Deep brain stimulation restores learning and memory in Rett Syndrome mice
Deep brain stimulation (DBS) is the best nonsurgical treatment known so far to reduce tremors in movement disorders such as Parkinson’s and dystonia. It involves implanting electrodes within specific areas of the brain and using external electrical stimulation to regulate abnormal neuronal activity. Based on the patient’s response, DBS can be regulated or removed and is safe for clinical use.
In a recent study published in Nature, a team of NRI and Baylor College of Medicine researchers led by Dr. Huda Zoghbi, a professor of Molecular and Human Genetics, and Dr. Jiarong Tang, assistant professor of Pediatrics, have demonstrated that DBS of a specific area of the brain can revert learning and memory deficits in a mouse model of Rett syndrome, a leading cause of intellectual disability in girls.
Although DBS has shown some promise in many movement disorders and neuropsychiatric disorders in children, this is the first experimental demonstration of the effectiveness of DBS in treating a childhood cognitive disorder.
Rett syndrome (RTT) is caused by a mutation in MECP2 and manifests by the second year of life with loss in cognitive, motor and social skills. These children, most of whom are girls, lose their ability to talk, walk smoothly, and are constantly wringing their hands. There is currently no treatment for this disorder.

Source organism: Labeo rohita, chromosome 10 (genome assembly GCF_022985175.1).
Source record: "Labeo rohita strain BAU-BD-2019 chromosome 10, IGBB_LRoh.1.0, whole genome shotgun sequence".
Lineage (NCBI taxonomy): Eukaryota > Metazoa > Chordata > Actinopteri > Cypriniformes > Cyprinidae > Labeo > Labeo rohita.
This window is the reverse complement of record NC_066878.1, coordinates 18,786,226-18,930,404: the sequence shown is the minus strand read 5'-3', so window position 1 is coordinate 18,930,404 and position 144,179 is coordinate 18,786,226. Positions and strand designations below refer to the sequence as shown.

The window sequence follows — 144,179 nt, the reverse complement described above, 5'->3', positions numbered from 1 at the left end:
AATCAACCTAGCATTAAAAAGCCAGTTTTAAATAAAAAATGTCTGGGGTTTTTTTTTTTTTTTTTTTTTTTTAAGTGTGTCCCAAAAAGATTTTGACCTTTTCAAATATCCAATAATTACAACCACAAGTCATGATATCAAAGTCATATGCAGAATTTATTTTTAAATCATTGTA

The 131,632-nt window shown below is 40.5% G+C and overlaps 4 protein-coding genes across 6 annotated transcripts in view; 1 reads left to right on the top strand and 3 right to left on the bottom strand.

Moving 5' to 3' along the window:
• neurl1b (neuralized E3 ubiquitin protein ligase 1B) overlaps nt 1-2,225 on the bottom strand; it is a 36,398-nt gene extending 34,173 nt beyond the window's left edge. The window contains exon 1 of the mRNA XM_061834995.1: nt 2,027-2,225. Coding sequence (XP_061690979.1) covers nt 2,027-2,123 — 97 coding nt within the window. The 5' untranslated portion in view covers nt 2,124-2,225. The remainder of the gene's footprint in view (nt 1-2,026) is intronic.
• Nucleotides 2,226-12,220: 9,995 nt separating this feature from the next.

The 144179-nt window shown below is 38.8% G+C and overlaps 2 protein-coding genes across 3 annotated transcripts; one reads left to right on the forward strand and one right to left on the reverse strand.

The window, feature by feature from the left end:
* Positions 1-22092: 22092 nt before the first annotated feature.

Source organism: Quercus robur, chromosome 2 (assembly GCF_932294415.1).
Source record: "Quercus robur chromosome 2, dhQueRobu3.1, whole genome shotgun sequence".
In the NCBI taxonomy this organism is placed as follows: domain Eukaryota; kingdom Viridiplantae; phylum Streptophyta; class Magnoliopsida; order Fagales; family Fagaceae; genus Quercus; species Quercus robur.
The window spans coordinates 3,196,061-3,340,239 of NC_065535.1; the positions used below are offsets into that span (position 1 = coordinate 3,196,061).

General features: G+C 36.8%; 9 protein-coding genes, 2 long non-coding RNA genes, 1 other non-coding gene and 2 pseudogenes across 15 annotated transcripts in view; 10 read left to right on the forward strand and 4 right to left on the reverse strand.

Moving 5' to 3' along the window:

The NRI team used female mice carrying a single copy of Mecp2 to conduct their experiments because this model mimics the genetic defect observed in Rett patients and also closely recapitulates the clinical features of this disease.
The researchers targeted fimbria-fornix, a large arch-like structure that contains millions of axons connecting the hippocampus to other parts of the limbic system, a group of interconnected structures that regulate emotions, learning and memory. Moreover, DBS of this area has been shown previously to ameliorate hippocampus-dependent memory defects in amnesiac rats and is showing promise in early stage studies of Alzheimer disease.
Researchers used a stimulation protocol that closely resembled currently used clinical treatment paradigms. Remarkably, they found that two weeks of forniceal stimulation in adult RTT mice significantly increased (to wild-type levels) hippocampal learning and memory functions such as contextual fear and spatial memory.
They found that forniceal DBS improved only hippocampal learning and memory tasks and did not affect amygdala-based memory. Moreover, other RTT symptoms such as locomotion, anxiety, motor skills and social behavior, that do not have a forniceal origin, did not improve. This clearly shows that the effects of DBS are specific to the targeted location.
Interestingly, the team found that forniceal DBS generated many new hippocampal neurons and strengthened the connections between neurons in both normal and RTT mice, which might contribute to the observed improvements in cognition.
This preclinical study lays the groundwork for exploring the use of DBS in other animal models of neurological disorders with defects in learning and memory, and for investigating its potential as an intervention for Rett syndrome.
This paper was one of the ten "Notable Papers of 2015" selected by SPECTRUM, a leading source of news and expert opinion on autism research.
1) Hao et al., Forniceal deep brain stimulation rescues hippocampal memory in Rett syndrome mice. Nature. 2015 Oct 14;526(7573):430-434. doi: 10.1038/nature15694.